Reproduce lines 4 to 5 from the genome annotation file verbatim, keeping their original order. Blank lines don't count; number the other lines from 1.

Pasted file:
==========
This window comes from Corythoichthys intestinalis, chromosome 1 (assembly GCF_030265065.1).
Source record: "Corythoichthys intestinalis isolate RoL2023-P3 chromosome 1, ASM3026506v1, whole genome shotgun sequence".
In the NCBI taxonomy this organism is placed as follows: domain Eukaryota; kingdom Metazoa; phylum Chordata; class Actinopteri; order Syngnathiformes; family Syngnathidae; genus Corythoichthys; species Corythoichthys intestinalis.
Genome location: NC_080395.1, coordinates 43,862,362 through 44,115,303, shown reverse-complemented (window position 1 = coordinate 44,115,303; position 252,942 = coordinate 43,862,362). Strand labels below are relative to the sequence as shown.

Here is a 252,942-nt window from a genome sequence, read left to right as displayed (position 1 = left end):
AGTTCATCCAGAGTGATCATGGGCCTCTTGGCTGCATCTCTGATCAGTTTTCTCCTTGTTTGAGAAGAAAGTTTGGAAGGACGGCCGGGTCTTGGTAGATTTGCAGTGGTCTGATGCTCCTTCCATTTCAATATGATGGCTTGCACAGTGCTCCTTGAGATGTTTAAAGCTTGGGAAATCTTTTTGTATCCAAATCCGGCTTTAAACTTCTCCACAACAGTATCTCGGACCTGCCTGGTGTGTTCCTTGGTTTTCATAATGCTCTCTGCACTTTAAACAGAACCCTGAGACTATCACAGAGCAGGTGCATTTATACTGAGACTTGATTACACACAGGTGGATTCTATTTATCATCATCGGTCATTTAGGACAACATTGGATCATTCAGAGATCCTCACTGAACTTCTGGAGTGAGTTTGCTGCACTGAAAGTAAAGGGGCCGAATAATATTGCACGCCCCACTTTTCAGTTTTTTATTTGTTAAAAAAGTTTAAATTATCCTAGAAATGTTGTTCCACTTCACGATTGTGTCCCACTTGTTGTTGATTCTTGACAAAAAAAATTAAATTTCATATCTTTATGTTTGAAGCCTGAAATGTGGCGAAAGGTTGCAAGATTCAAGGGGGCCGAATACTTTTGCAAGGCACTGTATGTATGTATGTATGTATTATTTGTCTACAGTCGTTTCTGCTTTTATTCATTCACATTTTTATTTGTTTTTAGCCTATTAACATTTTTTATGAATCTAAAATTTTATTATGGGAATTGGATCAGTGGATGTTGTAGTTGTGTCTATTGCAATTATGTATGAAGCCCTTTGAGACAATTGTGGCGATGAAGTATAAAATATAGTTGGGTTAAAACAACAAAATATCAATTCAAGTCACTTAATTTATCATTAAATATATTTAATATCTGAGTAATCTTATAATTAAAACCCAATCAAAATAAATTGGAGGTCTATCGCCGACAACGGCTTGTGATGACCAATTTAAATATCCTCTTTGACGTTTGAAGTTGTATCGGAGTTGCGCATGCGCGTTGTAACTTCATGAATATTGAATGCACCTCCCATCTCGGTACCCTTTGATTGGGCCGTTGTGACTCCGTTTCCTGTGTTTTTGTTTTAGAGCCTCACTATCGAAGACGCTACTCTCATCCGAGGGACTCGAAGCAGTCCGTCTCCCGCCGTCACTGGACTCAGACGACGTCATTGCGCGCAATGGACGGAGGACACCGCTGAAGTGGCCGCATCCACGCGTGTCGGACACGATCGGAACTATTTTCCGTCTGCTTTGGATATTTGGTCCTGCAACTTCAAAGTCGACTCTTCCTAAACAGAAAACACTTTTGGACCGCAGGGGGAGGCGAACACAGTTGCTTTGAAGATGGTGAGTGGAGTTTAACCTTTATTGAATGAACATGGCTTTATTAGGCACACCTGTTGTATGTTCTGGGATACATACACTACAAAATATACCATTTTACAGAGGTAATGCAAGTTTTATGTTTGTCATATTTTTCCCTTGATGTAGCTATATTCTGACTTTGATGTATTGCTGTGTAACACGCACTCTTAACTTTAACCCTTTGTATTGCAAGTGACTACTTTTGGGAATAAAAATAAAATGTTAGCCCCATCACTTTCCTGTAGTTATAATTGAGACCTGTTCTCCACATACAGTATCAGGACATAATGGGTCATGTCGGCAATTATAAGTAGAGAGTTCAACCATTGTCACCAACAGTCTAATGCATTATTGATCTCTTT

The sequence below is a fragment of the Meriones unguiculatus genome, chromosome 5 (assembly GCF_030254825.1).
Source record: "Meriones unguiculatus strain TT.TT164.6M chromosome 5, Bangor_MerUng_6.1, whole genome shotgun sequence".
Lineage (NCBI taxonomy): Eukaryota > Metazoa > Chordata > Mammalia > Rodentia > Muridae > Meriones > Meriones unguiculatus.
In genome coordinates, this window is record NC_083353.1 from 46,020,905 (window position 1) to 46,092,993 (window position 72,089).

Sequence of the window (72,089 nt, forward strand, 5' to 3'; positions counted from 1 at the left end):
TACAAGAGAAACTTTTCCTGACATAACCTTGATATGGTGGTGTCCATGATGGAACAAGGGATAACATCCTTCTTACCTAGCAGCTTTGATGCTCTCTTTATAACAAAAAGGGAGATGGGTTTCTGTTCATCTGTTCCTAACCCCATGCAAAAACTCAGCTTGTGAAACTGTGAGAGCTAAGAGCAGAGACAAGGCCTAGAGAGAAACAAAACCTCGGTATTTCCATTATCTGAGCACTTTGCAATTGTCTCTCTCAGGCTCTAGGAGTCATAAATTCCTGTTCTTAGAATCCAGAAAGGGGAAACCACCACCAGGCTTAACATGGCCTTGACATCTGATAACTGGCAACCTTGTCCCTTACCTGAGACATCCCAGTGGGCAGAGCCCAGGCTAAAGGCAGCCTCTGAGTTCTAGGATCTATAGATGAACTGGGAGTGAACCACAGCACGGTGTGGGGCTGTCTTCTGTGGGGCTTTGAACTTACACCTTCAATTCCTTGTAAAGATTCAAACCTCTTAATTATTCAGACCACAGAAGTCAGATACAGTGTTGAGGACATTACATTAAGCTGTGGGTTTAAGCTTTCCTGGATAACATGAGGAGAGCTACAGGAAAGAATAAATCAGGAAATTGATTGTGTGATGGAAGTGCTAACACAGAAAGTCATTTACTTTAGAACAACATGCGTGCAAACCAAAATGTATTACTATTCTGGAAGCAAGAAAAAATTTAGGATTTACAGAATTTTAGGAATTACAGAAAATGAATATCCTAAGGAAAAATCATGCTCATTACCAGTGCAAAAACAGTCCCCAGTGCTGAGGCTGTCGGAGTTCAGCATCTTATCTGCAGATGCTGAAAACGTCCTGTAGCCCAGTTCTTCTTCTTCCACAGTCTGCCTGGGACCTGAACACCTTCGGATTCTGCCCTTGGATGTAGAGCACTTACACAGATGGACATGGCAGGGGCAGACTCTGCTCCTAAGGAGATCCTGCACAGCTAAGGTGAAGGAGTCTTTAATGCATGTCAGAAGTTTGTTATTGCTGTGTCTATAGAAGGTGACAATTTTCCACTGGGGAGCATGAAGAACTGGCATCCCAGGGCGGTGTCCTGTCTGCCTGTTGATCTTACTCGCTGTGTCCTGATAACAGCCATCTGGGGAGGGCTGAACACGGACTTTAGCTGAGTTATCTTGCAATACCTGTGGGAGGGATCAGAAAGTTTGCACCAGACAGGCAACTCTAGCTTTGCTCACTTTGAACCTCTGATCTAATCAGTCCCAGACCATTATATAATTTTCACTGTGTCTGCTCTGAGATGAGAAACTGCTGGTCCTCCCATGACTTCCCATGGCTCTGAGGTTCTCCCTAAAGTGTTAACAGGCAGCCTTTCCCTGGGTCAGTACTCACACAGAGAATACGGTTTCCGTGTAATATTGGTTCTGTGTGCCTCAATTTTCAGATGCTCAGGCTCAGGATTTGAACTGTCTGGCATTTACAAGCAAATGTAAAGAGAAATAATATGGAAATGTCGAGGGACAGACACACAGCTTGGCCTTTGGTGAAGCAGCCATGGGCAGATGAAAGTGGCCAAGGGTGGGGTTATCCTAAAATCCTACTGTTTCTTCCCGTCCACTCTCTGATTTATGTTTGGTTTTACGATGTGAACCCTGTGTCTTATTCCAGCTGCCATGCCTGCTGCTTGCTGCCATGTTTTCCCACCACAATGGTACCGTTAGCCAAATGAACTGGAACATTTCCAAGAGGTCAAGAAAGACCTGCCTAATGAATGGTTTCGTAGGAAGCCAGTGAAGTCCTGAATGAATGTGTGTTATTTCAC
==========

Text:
Genome location: NC_080395.1, coordinates 43,862,362 through 44,115,303, shown reverse-complemented (window position 1 = coordinate 44,115,303; position 252,942 = coordinate 43,862,362). Strand labels below are relative to the sequence as shown.

Here is a 252,942-nt window from a genome sequence, read left to right as displayed (position 1 = left end):